This is a not good, as in
bad:[, sign; it may have to do with a driver, possibly the driver for the Pi's SMSC ethernet controller, probably something more obscure since it likely isn't something that's affected many people.
Those console messages are from the kernel, and that final one only occurs once in the kernel source, in
kernel/sched/idle_task.c (bare with me for a bit if this is beginning to sound like gobbledygook). It's been around for at least a decade (probably closer to two) but there are surprisingly few references to it either in the linux kernel mailing list archive or online generally (and literally only a couple associated with "raspberry").
The "idle task" is one that runs when there's nothing else to do. Tasks, including this one, can be pre-empted so the CPU can be used to do something more urgent; they can also make themselves inactive (aka. idle), so something else can happen -- but not this one, because it's already "the idle task". It can't claim it has nothing to do, because it's what's supposed to happen when everything else has already said that. It should just keep doing nothing until pre-empted.
However, a kernelspace programming error could produce a situation where the idle task does claim it's not busy and should be made inactive. Since that is definitely not supposed to happen, the idle task then reports this error and produces a stack trace, which is a list of references to recently executed code leading up the problem. That's all the stuff before the "bad" message". Stack traces lead into the past, so the last thing there is the earliest thing to happen (nb., the message timestamps on the left have nothing to do with that). At the top of the screen there's some references to the TCP/IP networking module, and further up would be whatever actually triggered the error (which is why I'm guessing the ethernet driver, but that is not necessarily so).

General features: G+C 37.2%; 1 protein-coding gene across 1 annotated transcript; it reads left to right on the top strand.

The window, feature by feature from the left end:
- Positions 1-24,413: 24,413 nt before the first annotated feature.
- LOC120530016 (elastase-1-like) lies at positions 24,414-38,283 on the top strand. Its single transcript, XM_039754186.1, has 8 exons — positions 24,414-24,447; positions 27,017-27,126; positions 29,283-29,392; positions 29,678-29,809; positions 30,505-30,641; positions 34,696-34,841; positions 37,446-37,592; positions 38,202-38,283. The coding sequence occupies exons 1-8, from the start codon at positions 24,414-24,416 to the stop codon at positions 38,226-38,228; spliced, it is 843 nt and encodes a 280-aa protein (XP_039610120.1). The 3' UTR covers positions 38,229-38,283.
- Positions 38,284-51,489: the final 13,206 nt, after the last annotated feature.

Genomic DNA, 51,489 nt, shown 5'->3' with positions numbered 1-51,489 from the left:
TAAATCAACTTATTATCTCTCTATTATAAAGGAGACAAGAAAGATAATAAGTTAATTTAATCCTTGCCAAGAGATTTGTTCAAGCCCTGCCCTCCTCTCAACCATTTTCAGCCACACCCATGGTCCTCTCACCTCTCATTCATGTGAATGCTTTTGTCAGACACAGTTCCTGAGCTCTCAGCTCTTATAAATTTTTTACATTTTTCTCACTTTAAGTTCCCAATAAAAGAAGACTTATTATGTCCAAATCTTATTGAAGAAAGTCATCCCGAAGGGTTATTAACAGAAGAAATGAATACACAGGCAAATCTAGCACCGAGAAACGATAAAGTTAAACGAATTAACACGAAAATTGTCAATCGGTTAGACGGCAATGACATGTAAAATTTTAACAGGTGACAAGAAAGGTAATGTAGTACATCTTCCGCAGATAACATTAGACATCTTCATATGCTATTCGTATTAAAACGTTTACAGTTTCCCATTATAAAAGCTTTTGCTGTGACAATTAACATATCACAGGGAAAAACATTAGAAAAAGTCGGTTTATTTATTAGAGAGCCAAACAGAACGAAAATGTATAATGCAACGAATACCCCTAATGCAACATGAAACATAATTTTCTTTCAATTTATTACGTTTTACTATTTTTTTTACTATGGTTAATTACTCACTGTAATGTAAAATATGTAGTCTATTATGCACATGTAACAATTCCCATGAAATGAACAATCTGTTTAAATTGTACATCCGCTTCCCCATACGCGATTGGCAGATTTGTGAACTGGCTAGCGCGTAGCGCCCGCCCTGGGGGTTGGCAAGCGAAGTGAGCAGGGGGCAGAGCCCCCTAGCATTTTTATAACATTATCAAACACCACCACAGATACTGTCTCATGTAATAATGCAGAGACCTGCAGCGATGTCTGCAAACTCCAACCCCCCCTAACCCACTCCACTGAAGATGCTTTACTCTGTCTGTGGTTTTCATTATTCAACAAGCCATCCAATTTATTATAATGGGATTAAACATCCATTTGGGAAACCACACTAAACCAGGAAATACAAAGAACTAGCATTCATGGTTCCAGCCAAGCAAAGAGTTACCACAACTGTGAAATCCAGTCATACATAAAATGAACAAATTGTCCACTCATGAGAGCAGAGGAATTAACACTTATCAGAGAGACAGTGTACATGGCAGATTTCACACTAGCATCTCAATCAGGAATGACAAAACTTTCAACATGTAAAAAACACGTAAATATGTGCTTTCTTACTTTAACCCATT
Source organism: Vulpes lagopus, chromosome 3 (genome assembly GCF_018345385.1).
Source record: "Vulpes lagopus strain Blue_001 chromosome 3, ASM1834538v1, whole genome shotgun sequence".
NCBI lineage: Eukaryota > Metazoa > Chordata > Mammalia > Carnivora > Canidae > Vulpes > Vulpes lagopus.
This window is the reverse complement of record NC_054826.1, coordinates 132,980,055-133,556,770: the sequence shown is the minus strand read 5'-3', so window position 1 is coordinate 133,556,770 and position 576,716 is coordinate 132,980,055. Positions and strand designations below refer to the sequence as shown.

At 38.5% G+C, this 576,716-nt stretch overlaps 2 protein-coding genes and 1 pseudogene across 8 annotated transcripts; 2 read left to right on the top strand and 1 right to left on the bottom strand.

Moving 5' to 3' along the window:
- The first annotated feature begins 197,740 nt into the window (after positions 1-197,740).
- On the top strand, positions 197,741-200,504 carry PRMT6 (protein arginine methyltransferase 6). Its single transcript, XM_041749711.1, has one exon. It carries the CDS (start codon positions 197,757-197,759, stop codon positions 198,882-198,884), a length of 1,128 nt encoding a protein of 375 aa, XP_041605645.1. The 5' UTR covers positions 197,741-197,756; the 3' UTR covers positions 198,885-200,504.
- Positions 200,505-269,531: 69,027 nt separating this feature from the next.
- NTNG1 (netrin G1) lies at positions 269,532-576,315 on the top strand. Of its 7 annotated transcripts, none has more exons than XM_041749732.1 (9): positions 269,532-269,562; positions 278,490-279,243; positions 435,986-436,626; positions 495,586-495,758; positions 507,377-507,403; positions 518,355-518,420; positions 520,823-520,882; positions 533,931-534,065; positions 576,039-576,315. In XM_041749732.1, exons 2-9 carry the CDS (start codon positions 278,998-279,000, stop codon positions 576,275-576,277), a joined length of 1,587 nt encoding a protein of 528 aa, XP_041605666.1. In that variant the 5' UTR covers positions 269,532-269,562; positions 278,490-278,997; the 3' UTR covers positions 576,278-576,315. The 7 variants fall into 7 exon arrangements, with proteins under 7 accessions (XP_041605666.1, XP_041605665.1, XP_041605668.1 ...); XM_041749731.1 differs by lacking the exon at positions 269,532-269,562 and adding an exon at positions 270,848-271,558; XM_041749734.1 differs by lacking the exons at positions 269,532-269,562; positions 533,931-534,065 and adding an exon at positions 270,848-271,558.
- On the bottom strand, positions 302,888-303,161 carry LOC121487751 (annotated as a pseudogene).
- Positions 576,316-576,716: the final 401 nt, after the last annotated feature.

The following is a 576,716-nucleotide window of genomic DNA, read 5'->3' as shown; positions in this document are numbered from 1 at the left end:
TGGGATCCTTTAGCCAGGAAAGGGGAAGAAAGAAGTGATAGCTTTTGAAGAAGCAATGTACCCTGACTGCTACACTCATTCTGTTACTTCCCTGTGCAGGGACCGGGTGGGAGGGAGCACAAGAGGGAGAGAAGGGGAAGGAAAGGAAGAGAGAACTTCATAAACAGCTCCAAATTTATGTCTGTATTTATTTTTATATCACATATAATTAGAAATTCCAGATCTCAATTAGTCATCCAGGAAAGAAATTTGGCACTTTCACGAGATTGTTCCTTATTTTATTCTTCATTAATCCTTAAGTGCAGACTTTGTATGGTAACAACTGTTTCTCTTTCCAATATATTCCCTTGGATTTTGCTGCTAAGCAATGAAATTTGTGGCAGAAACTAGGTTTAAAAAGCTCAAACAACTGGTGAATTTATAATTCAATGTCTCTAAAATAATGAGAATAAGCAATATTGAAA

I can't say whether this error in itself should be fatal to the system but it could, and is at least related to the chain of events.
Looking at the timestamps on the left (seconds since boot, looks like 3-4 days), that stack trace took at least a second to produce and hopefully it or something relevant that happened right before it got logged. Although the new version of Raspbian (8) uses a new logger (journald) in addition to the old logger (rsyslogd), all versions still use the latter to log everything in plain text to
/var/log/syslog, including stuff from the kernel.
Everything in syslog has a dated timestamp; for the kernel stuff this is in addition to the seconds since boot. E.g.,
Nov 14 12:20:38 localhost kernel: [142480.895132] [<ffffffff811db24a>] __mark_inode_dirty+0x24a/0x310
This is also part of a stack trace (noticeable because there's a <memory address> there too); they are not necessarily indications of a fatal error. Point being, yours will be tagged something like that (your hostname may not be
localhost) and if you can't find it in syslog then you can at least find the last thing there (also, with a little math you can correspond kernel timestamps to syslog timestamps).
"The last thing there" will be immediately before the messages for the next reboot. The very first one of those will include
localhost rsyslogd: [blah blah blah] starting (again your hostname may be different), then a long block of kernel messages tagged
[ 0.000000]. On the Pi at that point the syslog timestamp will be
Dec 31 since the clock has not been set properly.